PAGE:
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Can't take my eyes off you – How task irrelevant pictures of food influence attentional selection
- Sänger, Jessica
- Appetite 2019 v.133 pp. 313-323
- body mass index, high energy foods, hunger, nutritional behavior, satiety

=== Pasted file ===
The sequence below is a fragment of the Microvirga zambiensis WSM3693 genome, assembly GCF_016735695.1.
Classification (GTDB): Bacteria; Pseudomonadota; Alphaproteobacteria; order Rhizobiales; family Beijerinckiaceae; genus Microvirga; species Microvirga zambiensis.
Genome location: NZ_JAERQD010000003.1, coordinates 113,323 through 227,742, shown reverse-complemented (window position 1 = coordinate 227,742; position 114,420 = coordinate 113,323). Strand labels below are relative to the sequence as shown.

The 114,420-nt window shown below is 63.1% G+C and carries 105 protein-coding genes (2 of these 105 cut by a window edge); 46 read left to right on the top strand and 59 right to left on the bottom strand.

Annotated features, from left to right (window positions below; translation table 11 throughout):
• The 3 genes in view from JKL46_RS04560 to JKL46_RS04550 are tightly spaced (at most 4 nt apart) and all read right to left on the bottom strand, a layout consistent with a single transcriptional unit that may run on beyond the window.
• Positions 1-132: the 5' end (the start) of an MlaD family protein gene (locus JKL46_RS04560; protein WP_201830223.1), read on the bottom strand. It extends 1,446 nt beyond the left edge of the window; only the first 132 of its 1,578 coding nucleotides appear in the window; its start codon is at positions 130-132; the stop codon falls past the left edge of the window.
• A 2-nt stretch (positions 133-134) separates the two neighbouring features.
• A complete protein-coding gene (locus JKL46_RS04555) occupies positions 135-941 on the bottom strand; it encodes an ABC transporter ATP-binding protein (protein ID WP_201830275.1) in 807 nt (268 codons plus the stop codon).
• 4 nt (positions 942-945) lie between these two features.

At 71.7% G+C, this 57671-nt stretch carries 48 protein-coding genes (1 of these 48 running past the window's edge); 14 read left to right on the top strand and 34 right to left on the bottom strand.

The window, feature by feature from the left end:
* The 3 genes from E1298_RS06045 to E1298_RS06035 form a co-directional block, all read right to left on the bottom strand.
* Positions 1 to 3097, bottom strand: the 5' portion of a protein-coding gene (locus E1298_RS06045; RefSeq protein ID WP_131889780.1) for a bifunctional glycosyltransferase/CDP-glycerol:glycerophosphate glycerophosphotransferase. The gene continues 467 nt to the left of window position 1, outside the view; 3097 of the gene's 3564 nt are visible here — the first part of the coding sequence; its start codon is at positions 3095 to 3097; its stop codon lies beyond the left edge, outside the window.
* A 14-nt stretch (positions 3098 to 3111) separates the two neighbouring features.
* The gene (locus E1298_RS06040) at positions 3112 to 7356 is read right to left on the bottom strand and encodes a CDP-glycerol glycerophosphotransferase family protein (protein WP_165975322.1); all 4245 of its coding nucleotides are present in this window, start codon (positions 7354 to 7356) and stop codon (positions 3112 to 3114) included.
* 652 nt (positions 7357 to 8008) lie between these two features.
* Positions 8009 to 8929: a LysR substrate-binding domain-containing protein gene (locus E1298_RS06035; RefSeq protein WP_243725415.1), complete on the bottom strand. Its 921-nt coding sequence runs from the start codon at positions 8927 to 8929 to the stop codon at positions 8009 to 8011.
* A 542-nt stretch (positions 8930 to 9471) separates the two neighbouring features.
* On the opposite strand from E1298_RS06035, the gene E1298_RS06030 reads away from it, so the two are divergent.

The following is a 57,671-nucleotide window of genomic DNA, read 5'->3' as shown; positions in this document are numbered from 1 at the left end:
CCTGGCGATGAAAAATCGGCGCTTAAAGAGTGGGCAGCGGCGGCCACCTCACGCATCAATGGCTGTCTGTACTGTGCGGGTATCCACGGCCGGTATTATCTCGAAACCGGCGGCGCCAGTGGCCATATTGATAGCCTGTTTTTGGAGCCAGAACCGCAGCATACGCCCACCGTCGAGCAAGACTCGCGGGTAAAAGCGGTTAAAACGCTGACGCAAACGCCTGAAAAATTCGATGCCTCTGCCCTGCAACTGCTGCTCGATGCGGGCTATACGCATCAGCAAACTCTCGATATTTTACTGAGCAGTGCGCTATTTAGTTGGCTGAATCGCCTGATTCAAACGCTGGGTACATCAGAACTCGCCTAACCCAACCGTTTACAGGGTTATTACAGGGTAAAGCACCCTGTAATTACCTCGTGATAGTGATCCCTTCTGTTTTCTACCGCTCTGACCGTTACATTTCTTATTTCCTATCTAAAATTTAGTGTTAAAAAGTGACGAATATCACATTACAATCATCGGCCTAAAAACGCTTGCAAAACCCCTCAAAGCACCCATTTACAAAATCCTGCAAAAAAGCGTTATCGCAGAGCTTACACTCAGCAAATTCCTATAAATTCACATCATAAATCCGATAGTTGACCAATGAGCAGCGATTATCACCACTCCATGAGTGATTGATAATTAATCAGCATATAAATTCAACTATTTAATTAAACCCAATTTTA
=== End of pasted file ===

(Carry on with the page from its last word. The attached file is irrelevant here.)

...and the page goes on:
- By means of event-related potentials (ERPs), the present study intended to extend previous findings on how the different processing stages of attentional selection are altered by the participants' motivational state depending on their saturation level. Forty-four normal-weight (mean BMI: 21.34, SD = 1.54), healthy participants aged between 19 and 34 years were assigned to a condition of hunger or satiety. While participants performed a central oddball task, task-irrelevant pictures (food vs. neutral) were presented unilaterally (either left or right from fixation) or bilaterally. Additionally, participants' eating and nutrition behaviour as well as their current level of hunger were assessed by self-reports. The results showed that while on the behavioural level groups did not show any differences in RTs and accuracy, ERPs of hungry participants show an enhanced early parieto-occipital activity 100–200 ms after stimulus onset (N1pc) for food pictures, particularly for high-calorie food. Furthermore, amplitudes of the N1pc co-varied significantly with the participants’ subjective feeling of hunger. 200–300 ms after stimulus onset, P2pc in hungry participants reveal a lack of differential processing of the food and neutral stimuli. Between 300 and 400 ms, food pictures were associated with an enlarged centro-parietal positivity (P3) in hungry compared to satiated participants, again especially for high-calorie food stimuli. From the perspective of motivated attention, the results of the present study suggest, that hunger may induce a state of heightened attention for food stimuli, although they were completely irrelevant for the current task. By that, salient food stimuli had an influence on early automatic attentional selection as well as on later and rather intention-driven processes of attentional “de-selection” and stimulus maintenance in normal-weight participants.